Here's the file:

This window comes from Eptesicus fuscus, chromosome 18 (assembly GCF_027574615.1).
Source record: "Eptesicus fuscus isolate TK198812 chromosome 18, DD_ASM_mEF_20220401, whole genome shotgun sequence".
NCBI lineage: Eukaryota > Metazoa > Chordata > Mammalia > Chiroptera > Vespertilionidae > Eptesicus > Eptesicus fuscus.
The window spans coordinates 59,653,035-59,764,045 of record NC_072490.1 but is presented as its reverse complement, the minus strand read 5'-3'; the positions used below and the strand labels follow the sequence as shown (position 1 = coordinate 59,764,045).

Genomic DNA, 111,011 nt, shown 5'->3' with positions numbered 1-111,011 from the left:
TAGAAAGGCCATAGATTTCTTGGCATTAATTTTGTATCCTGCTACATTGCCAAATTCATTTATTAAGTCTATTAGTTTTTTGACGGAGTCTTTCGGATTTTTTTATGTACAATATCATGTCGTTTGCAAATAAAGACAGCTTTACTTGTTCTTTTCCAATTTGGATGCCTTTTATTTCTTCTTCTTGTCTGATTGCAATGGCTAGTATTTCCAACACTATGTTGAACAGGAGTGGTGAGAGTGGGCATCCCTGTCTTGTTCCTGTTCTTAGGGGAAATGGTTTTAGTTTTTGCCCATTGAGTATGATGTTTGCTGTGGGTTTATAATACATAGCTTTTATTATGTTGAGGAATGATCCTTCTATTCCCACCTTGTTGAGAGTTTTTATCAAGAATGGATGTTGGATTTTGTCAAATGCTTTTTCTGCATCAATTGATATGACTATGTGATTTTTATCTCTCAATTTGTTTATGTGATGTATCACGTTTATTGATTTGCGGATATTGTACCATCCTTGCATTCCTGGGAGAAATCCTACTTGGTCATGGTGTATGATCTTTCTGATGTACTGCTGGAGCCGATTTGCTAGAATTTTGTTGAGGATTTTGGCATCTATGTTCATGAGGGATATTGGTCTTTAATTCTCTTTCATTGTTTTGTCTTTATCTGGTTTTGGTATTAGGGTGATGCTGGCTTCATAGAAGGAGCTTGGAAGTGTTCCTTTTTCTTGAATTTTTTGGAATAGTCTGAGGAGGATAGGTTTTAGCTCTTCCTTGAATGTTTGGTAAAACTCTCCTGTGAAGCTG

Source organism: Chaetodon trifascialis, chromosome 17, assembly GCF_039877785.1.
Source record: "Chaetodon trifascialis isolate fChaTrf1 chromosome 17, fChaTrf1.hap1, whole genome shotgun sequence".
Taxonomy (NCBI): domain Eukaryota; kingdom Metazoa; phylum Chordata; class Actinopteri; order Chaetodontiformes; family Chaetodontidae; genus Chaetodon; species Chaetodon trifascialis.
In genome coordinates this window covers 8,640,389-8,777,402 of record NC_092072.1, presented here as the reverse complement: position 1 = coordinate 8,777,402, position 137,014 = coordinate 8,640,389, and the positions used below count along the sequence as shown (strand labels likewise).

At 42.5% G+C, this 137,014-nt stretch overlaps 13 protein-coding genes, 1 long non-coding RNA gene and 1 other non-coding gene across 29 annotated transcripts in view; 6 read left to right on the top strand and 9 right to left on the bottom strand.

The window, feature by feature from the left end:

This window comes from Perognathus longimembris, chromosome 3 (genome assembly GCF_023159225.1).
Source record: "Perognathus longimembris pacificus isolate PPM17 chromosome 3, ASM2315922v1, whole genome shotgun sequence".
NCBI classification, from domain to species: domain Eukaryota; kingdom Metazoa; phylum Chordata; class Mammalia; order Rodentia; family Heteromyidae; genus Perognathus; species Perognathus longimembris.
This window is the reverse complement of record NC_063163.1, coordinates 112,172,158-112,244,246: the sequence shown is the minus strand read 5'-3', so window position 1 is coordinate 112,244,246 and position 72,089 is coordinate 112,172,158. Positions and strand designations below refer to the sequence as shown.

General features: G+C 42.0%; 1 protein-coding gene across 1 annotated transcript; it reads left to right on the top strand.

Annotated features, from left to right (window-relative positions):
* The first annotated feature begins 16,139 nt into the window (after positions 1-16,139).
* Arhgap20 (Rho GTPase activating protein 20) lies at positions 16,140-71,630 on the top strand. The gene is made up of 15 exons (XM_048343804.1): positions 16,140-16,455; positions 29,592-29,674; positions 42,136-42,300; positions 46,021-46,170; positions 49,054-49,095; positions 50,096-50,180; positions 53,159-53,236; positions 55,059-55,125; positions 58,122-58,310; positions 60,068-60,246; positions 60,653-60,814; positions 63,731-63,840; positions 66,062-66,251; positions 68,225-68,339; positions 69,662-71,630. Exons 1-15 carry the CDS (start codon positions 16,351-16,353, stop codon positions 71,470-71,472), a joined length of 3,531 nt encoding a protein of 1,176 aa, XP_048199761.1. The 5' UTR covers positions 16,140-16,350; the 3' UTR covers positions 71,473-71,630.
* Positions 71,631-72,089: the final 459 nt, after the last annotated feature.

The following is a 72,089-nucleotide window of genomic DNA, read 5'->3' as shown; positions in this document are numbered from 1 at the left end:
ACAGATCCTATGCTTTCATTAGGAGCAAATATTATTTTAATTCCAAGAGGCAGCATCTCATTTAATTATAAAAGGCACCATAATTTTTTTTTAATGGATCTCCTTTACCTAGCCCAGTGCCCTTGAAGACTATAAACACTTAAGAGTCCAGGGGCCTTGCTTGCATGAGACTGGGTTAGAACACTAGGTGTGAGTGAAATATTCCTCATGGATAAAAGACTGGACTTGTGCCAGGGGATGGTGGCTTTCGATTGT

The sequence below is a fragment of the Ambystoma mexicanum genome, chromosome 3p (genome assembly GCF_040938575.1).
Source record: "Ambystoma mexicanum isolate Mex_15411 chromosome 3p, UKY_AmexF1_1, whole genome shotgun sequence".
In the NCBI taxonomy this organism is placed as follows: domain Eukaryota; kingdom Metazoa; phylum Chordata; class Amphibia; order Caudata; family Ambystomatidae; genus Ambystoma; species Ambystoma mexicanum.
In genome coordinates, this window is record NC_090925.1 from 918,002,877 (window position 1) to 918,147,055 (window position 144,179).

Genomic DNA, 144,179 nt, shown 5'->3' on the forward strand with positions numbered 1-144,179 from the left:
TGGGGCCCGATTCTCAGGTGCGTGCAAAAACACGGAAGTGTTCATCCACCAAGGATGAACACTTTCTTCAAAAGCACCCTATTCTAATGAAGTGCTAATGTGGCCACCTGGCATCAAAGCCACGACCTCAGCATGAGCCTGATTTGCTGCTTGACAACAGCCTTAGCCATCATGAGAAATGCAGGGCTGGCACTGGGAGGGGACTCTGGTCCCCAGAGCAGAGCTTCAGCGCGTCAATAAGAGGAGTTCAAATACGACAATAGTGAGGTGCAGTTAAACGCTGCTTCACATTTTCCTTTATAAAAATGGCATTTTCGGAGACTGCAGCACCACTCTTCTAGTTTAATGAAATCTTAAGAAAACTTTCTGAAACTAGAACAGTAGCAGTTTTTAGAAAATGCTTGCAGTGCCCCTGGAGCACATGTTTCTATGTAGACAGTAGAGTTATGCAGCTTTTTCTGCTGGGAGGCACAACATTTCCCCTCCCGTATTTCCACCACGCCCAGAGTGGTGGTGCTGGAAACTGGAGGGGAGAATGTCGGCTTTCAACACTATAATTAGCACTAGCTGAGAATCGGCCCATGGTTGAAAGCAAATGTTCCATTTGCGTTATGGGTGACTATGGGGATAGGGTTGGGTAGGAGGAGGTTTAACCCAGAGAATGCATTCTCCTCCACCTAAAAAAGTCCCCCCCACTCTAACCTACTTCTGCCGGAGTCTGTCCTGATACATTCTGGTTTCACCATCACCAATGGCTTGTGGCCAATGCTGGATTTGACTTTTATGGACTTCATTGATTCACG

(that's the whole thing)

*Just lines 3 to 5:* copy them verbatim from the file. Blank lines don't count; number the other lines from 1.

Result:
NCBI lineage: Eukaryota > Metazoa > Chordata > Mammalia > Chiroptera > Vespertilionidae > Eptesicus > Eptesicus fuscus.
The window spans coordinates 59,653,035-59,764,045 of record NC_072490.1 but is presented as its reverse complement, the minus strand read 5'-3'; the positions used below and the strand labels follow the sequence as shown (position 1 = coordinate 59,764,045).

Genomic DNA, 111,011 nt, shown 5'->3' with positions numbered 1-111,011 from the left: